The charioteer in the mosaic of Mausoleum M has been interpreted by some as Christ by those who argue that Christians adopted the image of the Sun (Helios or Sol Invictus) to represent Christ. In this portrayal, he is a beardless figure with a flowing cloak in a chariot drawn by four white horses, as in the mosaic in Mausoleum M discovered under Saint Peter's Basilica and in an early-4th-century catacomb fresco.[110] The nimbus of the figure under Saint Peter's Basilica is rayed, as in traditional pre-Christian representations.[110] Clement of Alexandria had spoken of Christ driving his chariot across the sky.[111] This interpretation is doubted by others: "Only the cross-shaped nimbus makes the Christian significance apparent".[112] and the figure is seen by some simply as a representation of the sun with no explicit religious reference whatever, pagan or Christian.[113]



Worship of Surya

The Hindu solar deity Surya being driven across the sky in his chariot

The ritual of Surya Namaskār, performed by Hindus, is an elaborate set of hand gestures and body movements, designed to greet and revere the Sun.

In India, at Konark in the state of Odisha, a temple is dedicated to Surya. The Konark Sun Temple has been declared a UNESCO World Heritage Site. Surya is the most prominent of the navagrahas, or the nine celestial objects of the Hindus. Navagrahas can be found in almost all Hindu temples. There are further temples dedicated to Surya–one in Arasavalli, Srikakulam District in Andhra Pradesh, one in Gujarat at Modhera, and another in Rajasthan. The temple at Arasavalli was constructed in such a way that on the day of Ratha Saptami, the Sun's rays directly fall on the feet of the Sri Suryanarayana Swami, the deity at the temple.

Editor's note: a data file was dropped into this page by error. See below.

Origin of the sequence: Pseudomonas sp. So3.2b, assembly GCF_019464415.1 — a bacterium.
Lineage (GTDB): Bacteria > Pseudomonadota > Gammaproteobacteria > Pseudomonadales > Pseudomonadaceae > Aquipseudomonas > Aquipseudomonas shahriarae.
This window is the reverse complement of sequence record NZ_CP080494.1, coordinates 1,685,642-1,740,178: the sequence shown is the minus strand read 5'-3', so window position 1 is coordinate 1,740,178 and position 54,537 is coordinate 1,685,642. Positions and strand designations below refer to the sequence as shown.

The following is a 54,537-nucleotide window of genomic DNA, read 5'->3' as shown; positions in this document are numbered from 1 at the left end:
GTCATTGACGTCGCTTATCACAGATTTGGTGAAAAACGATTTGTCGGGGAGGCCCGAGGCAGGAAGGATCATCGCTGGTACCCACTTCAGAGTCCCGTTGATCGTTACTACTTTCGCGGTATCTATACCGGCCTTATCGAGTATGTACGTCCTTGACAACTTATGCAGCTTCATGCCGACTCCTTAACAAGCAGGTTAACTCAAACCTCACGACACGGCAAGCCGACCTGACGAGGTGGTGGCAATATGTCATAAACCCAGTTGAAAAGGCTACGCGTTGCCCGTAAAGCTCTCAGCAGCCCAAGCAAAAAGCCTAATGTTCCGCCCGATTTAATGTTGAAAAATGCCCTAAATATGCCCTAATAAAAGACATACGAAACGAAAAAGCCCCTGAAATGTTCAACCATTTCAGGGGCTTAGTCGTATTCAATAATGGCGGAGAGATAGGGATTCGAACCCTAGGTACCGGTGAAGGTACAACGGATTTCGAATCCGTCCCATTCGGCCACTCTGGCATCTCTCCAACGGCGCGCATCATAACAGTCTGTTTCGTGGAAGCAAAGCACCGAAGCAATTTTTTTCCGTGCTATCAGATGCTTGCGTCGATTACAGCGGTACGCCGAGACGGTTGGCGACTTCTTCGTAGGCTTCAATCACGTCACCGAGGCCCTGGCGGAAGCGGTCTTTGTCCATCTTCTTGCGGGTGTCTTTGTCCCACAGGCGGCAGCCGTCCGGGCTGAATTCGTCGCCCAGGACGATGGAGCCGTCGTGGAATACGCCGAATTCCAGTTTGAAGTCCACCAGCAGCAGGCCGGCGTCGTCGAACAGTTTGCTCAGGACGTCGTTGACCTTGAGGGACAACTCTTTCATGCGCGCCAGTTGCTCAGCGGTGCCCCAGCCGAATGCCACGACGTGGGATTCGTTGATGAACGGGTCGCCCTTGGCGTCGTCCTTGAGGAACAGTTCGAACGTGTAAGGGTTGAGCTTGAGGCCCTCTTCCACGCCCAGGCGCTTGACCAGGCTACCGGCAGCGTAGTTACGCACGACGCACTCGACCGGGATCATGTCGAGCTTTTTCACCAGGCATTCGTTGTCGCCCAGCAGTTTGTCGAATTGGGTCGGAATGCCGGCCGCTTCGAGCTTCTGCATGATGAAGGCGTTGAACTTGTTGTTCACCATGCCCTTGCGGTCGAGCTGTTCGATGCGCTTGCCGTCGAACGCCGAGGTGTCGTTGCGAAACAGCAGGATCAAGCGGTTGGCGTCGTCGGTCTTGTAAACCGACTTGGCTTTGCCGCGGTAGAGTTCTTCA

Chhath (Hindi: छठ, also called Dala Chhath) is an ancient Hindu festival dedicated to Surya, unique to Bihar, Jharkhand and the Terai. The major festival is also celebrated in the northeast region of India, Madhya Pradesh, Uttar Pradesh, and parts of Chhattisgarh. Hymns to the Sun can be found in the Vedas, the oldest sacred texts of Hinduism. Practiced in different parts of India, the worship of the Sun has been described in the Rigveda. In the state of Odisha, there is another festival called Samba Dashami which celebrates Surya.

The sun is prayed to by South Indians during the harvest festival.[114]